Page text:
Reviews / July 2011 (Issue 14)

Reincarnating the Text: The Deaths of the Butterfly Lovers

by William Noseworthy


Wilt L. Idema, editor and translator, The Butterfly Lovers: The Legend of Liang Shanbo and Zhu Yingtai: Four Versions with Related Texts, Hackett Publishing, 2010. 215 pgs.

In The Butterfly Lovers, Wilt L. Idema solidifies his name among the long list of accomplished scholars to revisit the classic story of Liang Shanbo and Zhu Yingtai. This is a narrative that has shaped the minds of billions. Drawing on a tradition transmitted from brush to pen to film, from the Tang Dynasty to the present, Idema combines more than thirty works and interpretations of the classic tale in Chinese and Japanese, six previous translations and more than twenty studies and interpretations published in Western languages. This publication not only has clear scholarly clout but is also imbued with great literary value.

In the introduction, we are given a succinct portrayal of very nearly a millennia and a half of Chinese literary history. What follows next are four versions of the classic tale of divided lovers. The tale is often called the Chinese Romeo and Juliet, but this is no Sinification of the eternally opposed Montagues and Capulets. Instead the Butterfly Lovers has a long history, originating from obscure classic references to the "gown of the loyal wife" and the discourse over desire and duty.

For those unfamiliar with the story, its basic outline goes something like this. As a young intellectual, the female Zhu Yingtai dons masculine garb to portray herself as a scholar. She then proceeds to spend three years studying at university becoming a master of the classics, simultaneously falling for her near second, Liang Shanbo. The two quickly become immersed in each other's verse and prose. Soon, however, Liang begins to notice Zhu's odd behavior. Though she goes through substantial efforts to evade the suspicions of Liang and others (in one version of the story this subplot influences a revolutionary change to educational hygiene with the introduction of the bathroom pass system), she eventually resigns her efforts out of a fear of being discovered. Before she leaves she tells Liang to pursue her, in the guise of his asking for her sister's hand in marriage.

When she returns home, she finds herself betrothed to a man from the local Ma family. Despite this arrangement, she cannot hide her desire for Liang upon his arrival and certainly not after his discovery of her true identity. When he discovers Zhu's marital commitments, Liang naturally dies of a broken heart, though not before composing an almost voluminous amount of material dedicated to her. The story generally ends with a dramatic climax as Zhu is making her way to marry Ma. In one version of the story, we are told she "left the boat and wept for him. The earth then suddenly split asunder and swallowed her. This was the way she was buried together with him." In the more poetic versions as she falls into his grave (not always from a boat), her servants desperately grasp at her clothes, shredding them as they transform with her love into a swarm of butterflies.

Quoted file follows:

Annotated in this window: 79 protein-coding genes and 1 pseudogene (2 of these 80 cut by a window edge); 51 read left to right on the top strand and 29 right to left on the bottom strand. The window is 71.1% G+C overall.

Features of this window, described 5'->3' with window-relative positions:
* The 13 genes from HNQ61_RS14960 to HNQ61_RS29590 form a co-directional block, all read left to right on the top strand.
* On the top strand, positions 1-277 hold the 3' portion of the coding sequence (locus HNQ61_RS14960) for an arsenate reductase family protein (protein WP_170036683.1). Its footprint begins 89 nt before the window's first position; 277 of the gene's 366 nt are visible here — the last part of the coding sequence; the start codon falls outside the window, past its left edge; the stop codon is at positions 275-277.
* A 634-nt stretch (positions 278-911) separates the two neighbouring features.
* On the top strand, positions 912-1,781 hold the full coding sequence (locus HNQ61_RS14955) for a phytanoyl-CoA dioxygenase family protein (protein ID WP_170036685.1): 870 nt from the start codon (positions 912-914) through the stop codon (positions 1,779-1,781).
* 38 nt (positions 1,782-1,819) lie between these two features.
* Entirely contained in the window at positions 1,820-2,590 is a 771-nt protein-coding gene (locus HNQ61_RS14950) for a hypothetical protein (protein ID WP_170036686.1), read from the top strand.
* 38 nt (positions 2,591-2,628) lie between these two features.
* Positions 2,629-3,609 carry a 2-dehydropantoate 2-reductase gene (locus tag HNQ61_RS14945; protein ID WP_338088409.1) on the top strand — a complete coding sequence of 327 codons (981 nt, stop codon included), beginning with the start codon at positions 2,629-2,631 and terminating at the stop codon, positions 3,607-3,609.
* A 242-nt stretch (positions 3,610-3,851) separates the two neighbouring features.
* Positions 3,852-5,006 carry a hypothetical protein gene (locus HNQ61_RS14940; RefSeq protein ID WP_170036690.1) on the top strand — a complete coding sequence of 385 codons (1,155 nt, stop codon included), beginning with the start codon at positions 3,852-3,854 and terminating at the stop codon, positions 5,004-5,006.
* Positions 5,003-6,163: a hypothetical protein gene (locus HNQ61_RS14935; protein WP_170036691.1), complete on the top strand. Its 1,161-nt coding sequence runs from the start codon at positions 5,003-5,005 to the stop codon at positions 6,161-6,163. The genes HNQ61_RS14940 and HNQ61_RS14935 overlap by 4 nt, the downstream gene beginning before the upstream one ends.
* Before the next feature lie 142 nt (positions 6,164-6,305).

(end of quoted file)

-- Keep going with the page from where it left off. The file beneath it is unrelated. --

The complexity of Idema's interpretations of these texts lies neither with their meaning as individual pieces nor with their scholarly merit, rather it is with the variance of their intended audience. Drawn together, the four translated versions that Idema has offered differ greatly. The Ballad of Liang Shabo and Zhu Yingtai's Common Study as Sworn Brothers moves effortlessly between prose and verse, with the former acting almost as exegetical commentary. The Song of Liang Shanbo, valued for its representation of classic form, takes great strides to adhere to traditional meter and composition. For contemporary readers who prefer to be free of the bounds of classic verse, Yingtai's Grief is considerably more fluid. Finally, for readers interested in the social setting, A Daoqing: Liang Shanbo and Zhu Yingtai offers itself as a text of the operettas popular in the Yellow River Delta since the days of the Tang.

Both the introduction and the appendices to this text offer an astounding cultural supplement to the work. From the analysis of the Maps and Facts of Siming in the Qiandao Period (Qiandao Siming tujing) by Zhang Jin (1130-1180), which recorded the location of the grave of Liang and Zhu (ten li to the west of the county capital behind the Court of Reception), we learn that there was a temple from the Ten Circuits (Yizhongwang miao) dedicated to the lovers that has been maintained till the 20th century. We are also reminded that the 20th century cultural context added new interpretations of the Butterfly Lovers with the narrative's first cinenamatic appearance in 1926, and a second time in 1954, before being remade into the classic The Love Eterne (1963), a film that inspired Ang Lee to begin his career in cinema. In the end, Idema's contribution reminds us that the tale of Liang and Zhu is much more than a Chinese version of Romeo and Juliet—it is a canonical text of world literature.

Website © Cha: An Asian Literary Journal 2007-2018
ISSN 1999-5032
All poems, stories and other contributions copyright to their respective authors unless otherwise noted.